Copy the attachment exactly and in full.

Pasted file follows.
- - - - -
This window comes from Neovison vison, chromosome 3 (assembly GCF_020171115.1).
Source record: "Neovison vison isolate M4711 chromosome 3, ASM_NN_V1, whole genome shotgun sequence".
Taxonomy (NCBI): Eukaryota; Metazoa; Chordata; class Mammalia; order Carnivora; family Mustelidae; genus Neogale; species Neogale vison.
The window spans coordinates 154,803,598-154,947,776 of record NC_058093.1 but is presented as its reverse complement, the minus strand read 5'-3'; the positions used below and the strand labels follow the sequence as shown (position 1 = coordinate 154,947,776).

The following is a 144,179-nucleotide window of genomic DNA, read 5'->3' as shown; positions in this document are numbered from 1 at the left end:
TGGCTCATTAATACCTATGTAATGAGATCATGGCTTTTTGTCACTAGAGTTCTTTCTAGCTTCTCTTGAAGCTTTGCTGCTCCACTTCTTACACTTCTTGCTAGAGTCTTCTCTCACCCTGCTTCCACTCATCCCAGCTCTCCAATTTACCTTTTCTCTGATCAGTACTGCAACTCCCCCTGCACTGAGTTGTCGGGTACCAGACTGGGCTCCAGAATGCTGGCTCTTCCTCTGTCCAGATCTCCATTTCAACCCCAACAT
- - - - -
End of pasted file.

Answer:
This window comes from Neovison vison, chromosome 3 (assembly GCF_020171115.1).
Source record: "Neovison vison isolate M4711 chromosome 3, ASM_NN_V1, whole genome shotgun sequence".
Taxonomy (NCBI): Eukaryota; Metazoa; Chordata; class Mammalia; order Carnivora; family Mustelidae; genus Neogale; species Neogale vison.
The window spans coordinates 154,803,598-154,947,776 of record NC_058093.1 but is presented as its reverse complement, the minus strand read 5'-3'; the positions used below and the strand labels follow the sequence as shown (position 1 = coordinate 154,947,776).

The following is a 144,179-nucleotide window of genomic DNA, read 5'->3' as shown; positions in this document are numbered from 1 at the left end:
TGGCTCATTAATACCTATGTAATGAGATCATGGCTTTTTGTCACTAGAGTTCTTTCTAGCTTCTCTTGAAGCTTTGCTGCTCCACTTCTTACACTTCTTGCTAGAGTCTTCTCTCACCCTGCTTCCACTCATCCCAGCTCTCCAATTTACCTTTTCTCTGATCAGTACTGCAACTCCCCCTGCACTGAGTTGTCGGGTACCAGACTGGGCTCCAGAATGCTGGCTCTTCCTCTGTCCAGATCTCCATTTCAACCCCAACAT